By Lt. Col. Cynthia KingSeptember 9, 2019
FORT BLISS, Texas - Immediately after the radio call came into their Troop Medical Clinic with a report of an accident, combat medics from the 30th Armored Brigade Combat Team donned their gear and departed in three Field Litter Ambulances (FLAs). While they knew the call was part of a training exercise, they didn't know what they would encounter when they arrived at the mock crash scene outside of Texas, September 3.
This night-time Mass Casualty (MASCAL) exercise was planned between the 30th Armored Brigade Combat Team and 5th Armored Brigade, First Army Division West, to test the skills of combat medics responding to a simulated bus crash with multiple casualties ejected from the vehicle on a remote dirt road.
"Once the medics arrived, they began the process of triage," said U.S. Army Sgt. First Class Meredith Kiser, the 30th Armored Brigade Combat Team's Medical Non-Commissioned Officer in Charge (NCOIC). "As EMTs, we refer to it as the 'golden hour' when we stay with the patients, treat them and have them evacuated within an hour."
U.S. Army Cpt. William Faulk, a commander in the 5th Armored Brigade, First Army Division West, was acting in both the role of a casualty and an Observer-Controller Trainer (OCT) for the exercise. The other four simulated casualties were training mannikins with notional injuries.
"As an OCT, I'm going to be evaluating how they respond to my injuries, if they talked to me, and even if they check my dog tags to see if I have any medical allergies," said Faulk. "By playing a casualty, I'm right there and can observe first-hand and hear everything that they are doing."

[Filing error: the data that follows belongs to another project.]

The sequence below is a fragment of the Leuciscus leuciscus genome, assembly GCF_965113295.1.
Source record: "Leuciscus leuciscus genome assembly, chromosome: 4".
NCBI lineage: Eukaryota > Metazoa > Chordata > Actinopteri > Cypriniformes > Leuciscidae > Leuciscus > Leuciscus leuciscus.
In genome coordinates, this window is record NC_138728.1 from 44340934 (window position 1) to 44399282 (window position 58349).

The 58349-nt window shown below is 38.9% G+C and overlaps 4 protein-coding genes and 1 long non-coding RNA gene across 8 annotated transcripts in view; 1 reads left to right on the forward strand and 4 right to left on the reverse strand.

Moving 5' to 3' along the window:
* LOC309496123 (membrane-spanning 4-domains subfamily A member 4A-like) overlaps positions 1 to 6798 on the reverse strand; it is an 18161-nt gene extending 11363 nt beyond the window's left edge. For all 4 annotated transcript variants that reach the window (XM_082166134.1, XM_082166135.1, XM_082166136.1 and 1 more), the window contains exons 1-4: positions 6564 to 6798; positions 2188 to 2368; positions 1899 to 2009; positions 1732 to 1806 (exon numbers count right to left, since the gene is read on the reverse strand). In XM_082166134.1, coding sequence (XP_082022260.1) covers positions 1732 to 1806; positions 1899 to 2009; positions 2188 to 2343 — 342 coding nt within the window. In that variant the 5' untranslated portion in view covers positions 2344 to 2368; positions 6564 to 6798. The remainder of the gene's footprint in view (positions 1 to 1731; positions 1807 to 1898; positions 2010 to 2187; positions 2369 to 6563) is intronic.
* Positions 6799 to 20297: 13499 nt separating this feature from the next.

Kiser said that the two battalions from the 30th Armored Brigade Combat Team who responded to the simulated crash scene were the 4-118th Combined Arms Battalion from the South Carolina Army National Guard, and the 1-145 Combined Arms Battalion from the Ohio Army National Guard.
"The live patient needed treatment for an open head wound, where you could see his skull and he had a piece of metal sticking out of his thigh, along with a sucking chest wound," said Kiser. "He was labeled urgent-surgical, so he was the one we had to call for MEDEVAC (Medical Evacuation)."
When the UH-60 Black Hawk MEDEVAC helicopter from the 5th Armored Brigade arrived on scene, it performed what is called a dustoff, as the combat medics carefully loaded Faulk on the gurney onto the helicopter, with the rotors whirling overhead. The other mannikin patients were loaded onto the three FLAs. From the time the combat medics arrived on scene to the point all patients were triaged, treated and transported, was fifty-eight minutes, according to Kiser.
"These were two teams who had never worked together before on an exercise like this," said Kiser. "The feedback from 5th Armored Division was that this was one of the better groups they've observed and the fastest response time of other units they've observed in training."
Kiser added that the value in the MASCAL exercise also assisted the 5th Armored Division, as once they completed the response portion with the 30th Armored Brigade Combat Team, they went on to complete their own training tasks.
"5th Armor was able to use this exercise for training on their end, including accepting the patient, calling it into range operations, and finishing out the scenario," said Kiser. "It was a great exercise that benefited all of us."
The 30th Armored Brigade Combat team is headquartered with the North Carolina Army National Guard and comprised of units from the South Carolina, Ohio and West Virginia National Guard. The Soldiers are mobilized to support Operation Spartan Shield in the Middle East.